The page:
Format

Send to

Choose Destination
Curr Opin Allergy Clin Immunol. 2018 Jun;18(3):265-270. doi: 10.1097/ACI.0000000000000445.

How to prevent food allergy during infancy: what has changed since 2013?

Author information

1
Division of Allergy and Immunology, Cincinnati Children's Hospital Medical Center, Cincinnati, Ohio, USA.

Abstract

PURPOSE OF REVIEW:

The purpose of this review is to summarize recent studies and emerging consensus guidelines regarding food allergy prevention in infants of the past 5 years.

RECENT FINDINGS:

Prior to 2013, the general consensus regarding prevention of food allergy in infants was to recommend delayed introduction or complete avoidance of commonly allergenic foods, such as milk, egg and peanut. However, in the past 5 years, several landmark studies have been conducted, particularly with peanut. The results of these studies have led to a paradigm shift from recommending delayed introduction to early introduction and frequent feeding of highly allergenic foods such as peanut, with hopes of achieving primary and secondary prevention of food allergy in infants.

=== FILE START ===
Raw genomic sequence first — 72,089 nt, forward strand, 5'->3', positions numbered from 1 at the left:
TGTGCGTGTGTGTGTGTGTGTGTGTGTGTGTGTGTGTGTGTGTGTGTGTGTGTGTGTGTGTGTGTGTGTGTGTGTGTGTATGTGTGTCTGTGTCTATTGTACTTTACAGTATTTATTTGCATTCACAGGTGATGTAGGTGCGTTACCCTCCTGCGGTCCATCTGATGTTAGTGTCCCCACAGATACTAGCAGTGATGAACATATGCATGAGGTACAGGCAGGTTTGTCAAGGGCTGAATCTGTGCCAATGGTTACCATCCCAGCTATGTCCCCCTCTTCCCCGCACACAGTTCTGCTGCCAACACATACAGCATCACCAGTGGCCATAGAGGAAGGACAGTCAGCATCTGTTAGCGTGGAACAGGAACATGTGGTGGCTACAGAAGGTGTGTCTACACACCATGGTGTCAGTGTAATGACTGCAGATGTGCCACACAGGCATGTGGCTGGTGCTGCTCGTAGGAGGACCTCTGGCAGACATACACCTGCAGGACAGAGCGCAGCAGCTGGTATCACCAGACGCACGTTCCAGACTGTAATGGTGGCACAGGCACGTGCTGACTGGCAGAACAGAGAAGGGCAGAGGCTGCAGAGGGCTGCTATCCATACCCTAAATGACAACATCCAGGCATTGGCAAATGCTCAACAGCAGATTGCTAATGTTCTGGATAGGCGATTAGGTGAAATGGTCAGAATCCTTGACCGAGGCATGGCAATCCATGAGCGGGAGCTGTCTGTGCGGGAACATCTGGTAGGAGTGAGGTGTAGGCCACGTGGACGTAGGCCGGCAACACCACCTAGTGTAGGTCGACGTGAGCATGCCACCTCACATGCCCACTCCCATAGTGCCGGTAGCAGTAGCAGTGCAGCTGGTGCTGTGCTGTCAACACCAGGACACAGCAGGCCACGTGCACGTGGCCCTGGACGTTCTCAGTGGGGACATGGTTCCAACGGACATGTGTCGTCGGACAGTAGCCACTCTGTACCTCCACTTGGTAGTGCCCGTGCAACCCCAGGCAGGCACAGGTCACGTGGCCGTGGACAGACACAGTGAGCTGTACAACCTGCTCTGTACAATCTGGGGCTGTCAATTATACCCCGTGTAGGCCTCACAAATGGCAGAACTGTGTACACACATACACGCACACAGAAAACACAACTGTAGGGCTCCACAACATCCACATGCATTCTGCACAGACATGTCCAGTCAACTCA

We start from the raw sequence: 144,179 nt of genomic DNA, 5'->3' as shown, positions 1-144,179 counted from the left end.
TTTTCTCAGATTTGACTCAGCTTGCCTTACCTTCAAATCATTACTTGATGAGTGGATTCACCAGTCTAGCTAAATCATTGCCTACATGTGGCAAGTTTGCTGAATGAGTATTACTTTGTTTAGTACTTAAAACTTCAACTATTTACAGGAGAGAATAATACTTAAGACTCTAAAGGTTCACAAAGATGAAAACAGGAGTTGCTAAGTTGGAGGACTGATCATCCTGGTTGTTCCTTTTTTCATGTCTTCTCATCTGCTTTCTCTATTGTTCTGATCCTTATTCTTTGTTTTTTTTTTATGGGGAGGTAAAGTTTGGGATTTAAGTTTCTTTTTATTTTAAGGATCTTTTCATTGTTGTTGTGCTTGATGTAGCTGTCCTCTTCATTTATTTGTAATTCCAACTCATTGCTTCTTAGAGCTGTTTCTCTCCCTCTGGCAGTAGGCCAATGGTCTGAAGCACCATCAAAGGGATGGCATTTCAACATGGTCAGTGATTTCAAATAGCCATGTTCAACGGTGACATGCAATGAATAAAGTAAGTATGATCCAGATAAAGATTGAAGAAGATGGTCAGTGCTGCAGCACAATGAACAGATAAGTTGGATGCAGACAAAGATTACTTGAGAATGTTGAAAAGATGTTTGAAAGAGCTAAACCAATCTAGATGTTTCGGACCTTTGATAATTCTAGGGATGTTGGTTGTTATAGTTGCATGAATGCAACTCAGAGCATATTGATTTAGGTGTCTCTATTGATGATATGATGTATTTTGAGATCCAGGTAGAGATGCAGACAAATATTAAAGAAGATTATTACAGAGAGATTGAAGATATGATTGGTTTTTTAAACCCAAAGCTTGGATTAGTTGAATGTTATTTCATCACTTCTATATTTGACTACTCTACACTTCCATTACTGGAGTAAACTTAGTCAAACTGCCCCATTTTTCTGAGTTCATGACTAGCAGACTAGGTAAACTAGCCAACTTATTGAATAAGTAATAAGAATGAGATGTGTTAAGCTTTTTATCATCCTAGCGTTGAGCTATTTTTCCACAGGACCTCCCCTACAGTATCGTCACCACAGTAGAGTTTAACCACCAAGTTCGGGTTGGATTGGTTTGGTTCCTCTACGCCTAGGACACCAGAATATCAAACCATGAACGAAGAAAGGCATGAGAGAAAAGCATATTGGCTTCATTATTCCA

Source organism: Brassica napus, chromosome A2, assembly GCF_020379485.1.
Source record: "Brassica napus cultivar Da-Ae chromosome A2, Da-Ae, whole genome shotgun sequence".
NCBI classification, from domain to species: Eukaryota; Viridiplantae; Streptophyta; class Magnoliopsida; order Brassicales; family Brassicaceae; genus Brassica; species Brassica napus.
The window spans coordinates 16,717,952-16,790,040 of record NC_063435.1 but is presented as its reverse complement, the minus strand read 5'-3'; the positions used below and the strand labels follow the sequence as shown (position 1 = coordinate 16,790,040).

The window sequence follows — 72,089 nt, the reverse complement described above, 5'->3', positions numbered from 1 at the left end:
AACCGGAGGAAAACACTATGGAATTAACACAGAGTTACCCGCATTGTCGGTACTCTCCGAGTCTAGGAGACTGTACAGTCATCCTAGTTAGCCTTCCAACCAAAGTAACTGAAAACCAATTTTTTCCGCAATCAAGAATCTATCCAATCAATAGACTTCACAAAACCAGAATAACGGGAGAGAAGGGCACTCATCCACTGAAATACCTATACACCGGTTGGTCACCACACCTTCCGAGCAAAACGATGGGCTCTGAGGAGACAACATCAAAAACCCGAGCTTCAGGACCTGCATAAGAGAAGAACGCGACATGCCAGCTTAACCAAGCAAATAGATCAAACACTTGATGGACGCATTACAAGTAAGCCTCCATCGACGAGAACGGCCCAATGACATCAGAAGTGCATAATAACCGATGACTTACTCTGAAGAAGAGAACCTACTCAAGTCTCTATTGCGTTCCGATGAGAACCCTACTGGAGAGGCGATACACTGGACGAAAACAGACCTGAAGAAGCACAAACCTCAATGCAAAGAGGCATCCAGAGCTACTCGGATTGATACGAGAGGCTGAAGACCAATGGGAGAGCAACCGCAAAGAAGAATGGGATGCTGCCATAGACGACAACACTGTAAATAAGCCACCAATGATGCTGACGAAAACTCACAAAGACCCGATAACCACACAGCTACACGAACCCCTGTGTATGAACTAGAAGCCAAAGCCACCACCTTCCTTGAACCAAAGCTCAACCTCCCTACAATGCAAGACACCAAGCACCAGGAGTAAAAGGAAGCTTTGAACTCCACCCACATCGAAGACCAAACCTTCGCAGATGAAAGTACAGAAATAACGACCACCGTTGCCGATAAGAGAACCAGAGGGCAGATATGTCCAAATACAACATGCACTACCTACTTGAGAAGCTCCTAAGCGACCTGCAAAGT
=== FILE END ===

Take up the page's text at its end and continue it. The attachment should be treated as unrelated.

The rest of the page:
SUMMARY:

Recent clinical trials have demonstrated that early introduction and frequent feeding, rather than delayed introduction or complete avoidance, of commonly allergenic foods plays a critical role in preventing food allergy in infants. More studies are required to risk-stratify infants by personal and family atopic history to tailor guidelines for groups with inherently different risks. The universal acceptance of the guidelines and their application outcome are still to be determined.

PMID:
29601355
DOI:
10.1097/ACI.0000000000000445
[Indexed for MEDLINE]

Supplemental Content

Full text links

Icon for Wolters Kluwer
Loading ...
Support Center